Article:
Rand Paul’s 12 hours and 52 minutes of speechifying was the epitome of the sort of old-school protest move that’s fallen so far out of favor in recent years. But his filibuster, which ended at 12:39 this morning, turned into such a social media sensation that it could actually presage a what’s-old-is-new-again shift in the way the Senate operates.
Democratic leaders and some of the more influential junior senators in their caucus have become quickly annoyed at how little their “reform” deal with McConnell has done in the past month to curb Republican interest in stopping bills and confirmations with only the threat of endless delay. (It happened again yesterday morning, when the GOP insisted on making the other side come up with 60 votes, which they couldn’t do, to stop a theoretical filibuster against D.C. Circuit Court of Appeals nominee Caitlin Halligan.) And those Democrats may have found an unlikely champion in Paul, one of the tea party movement’s champions and a probable 2106 presidential aspirant.
The most dramatic proposal for restraining the use of dilatory tactics that remains under serious discussion is to make senators do what Paul did: Actually engage in the behavior that’s supposed to define the world’s greatest deliberative body, by publicly explaining, to the rest of his colleagues and the country following along remotely, why he would raise the bar for Senate action from “majority rules” to “supermajority required.” His case for blocking John Brennan’s confirmation as CIA director, at least until Obama promises he’ll never order a drone to kill an American citizen on American soil, was an expansive, passionate, often compelling but occasionally muddy articulation of the civil liberties principals that are where the political far left and far right often find common cause. And – because of the nationally televised theatrics involved – it became a viral social media sensation in ways no op-ed or speech to an advocacy group ever could.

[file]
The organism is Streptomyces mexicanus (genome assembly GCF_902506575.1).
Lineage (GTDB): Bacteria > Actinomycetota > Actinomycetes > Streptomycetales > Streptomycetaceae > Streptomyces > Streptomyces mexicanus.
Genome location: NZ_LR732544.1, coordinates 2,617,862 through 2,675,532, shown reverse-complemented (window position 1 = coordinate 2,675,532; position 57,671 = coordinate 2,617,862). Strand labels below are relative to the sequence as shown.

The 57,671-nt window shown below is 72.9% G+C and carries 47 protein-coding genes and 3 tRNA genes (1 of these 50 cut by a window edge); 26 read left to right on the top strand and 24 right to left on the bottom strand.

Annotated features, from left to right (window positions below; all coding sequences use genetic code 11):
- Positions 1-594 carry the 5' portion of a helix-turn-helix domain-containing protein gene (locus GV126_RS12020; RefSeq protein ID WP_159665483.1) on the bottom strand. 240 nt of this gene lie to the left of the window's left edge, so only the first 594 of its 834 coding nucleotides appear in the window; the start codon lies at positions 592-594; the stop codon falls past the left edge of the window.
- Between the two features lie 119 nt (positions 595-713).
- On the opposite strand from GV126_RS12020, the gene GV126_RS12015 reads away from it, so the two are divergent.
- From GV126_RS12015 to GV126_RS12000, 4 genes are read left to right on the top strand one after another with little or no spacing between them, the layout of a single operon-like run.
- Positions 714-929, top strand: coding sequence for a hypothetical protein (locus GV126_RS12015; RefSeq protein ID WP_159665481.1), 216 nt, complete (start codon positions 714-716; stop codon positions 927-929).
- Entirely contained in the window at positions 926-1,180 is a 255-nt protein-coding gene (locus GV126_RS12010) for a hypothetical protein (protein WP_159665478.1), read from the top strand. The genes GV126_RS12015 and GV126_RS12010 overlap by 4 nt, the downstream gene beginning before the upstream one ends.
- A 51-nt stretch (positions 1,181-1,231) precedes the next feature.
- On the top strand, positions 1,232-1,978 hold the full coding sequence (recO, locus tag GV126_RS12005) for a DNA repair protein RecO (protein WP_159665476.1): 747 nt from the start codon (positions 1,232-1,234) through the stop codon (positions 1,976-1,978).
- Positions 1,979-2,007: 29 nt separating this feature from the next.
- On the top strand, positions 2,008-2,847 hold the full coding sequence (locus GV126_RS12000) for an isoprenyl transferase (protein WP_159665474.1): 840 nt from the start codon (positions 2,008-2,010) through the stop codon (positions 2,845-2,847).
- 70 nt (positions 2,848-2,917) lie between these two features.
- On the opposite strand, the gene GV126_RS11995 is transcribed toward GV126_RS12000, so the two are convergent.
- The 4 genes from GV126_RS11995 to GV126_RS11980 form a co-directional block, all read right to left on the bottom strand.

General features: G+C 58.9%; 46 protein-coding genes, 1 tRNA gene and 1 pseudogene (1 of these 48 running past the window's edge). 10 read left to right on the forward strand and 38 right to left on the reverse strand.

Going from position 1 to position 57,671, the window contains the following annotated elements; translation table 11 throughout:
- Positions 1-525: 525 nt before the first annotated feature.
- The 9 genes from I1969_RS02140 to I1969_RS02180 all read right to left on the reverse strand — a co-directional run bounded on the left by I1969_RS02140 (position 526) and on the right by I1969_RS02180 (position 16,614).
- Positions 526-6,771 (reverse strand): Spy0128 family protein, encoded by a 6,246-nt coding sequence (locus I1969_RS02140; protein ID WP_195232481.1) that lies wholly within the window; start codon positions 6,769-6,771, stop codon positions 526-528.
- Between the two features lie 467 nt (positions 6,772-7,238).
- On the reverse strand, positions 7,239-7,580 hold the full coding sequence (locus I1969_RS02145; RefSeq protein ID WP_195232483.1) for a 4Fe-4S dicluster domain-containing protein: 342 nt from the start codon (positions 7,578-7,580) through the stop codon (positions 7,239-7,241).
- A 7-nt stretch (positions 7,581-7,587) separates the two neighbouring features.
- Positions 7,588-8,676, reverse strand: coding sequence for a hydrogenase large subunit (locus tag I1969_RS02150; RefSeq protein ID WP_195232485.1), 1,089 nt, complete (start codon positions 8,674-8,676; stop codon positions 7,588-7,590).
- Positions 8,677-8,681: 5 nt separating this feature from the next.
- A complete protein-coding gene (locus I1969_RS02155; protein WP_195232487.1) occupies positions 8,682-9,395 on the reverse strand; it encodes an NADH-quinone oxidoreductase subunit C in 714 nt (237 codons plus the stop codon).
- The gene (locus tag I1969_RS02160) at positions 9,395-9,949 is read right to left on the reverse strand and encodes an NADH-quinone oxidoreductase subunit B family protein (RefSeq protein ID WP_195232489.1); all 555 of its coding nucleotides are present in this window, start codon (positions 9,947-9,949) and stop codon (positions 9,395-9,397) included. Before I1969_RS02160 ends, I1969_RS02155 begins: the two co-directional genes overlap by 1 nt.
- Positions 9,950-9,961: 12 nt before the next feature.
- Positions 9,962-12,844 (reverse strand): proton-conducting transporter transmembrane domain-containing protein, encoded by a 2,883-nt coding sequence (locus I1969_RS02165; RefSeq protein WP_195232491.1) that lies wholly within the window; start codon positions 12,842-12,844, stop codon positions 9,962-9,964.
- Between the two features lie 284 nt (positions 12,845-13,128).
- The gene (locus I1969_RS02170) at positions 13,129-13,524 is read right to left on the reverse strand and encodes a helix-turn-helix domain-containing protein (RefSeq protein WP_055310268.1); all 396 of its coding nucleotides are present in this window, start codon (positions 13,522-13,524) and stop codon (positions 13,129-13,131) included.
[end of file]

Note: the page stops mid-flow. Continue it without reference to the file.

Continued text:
“Standwithrand is trending worldwide, and that’s pretty cool,” tea party Texas freshman Ted Cruz – one of a dozen colleagues who provided Paul with some backup speechmaking — exulted about the use of the filubuster’s hashtag. The Senate GOP campaign organization reported the speech had generated 30,000 likes on its Facebook page alone – and also had rasied almost $100,000 in a few hours for a party that’s been laboring hard how to do better with the young and would-be hip.
Something similar happened when Bernie Sanders railed against a bipartisan tax deal during the last such “talking” filibuster, more than two years ago, and when Bob Byrd took several hours almost to explain his reasons for turning early against the Iraq War. Live filibusters rarely if ever swing senators’ votes, but they are proving time and again to have the power to rally the base, generate coverage for underdog causes, and raise money to boot. Days of quorum calls and C-Span classical music — accompanied by so much majority side bellyaching about the minority’s belief in death by delay — seem to do nothing more than help hold congressional approval ratings at historic lows.
What all this means is that both sides may soon decide that, if the slow pace of business is inevitable (and 60 votes is the new normal) then telegenic talkathons are the best way possible to filling the void.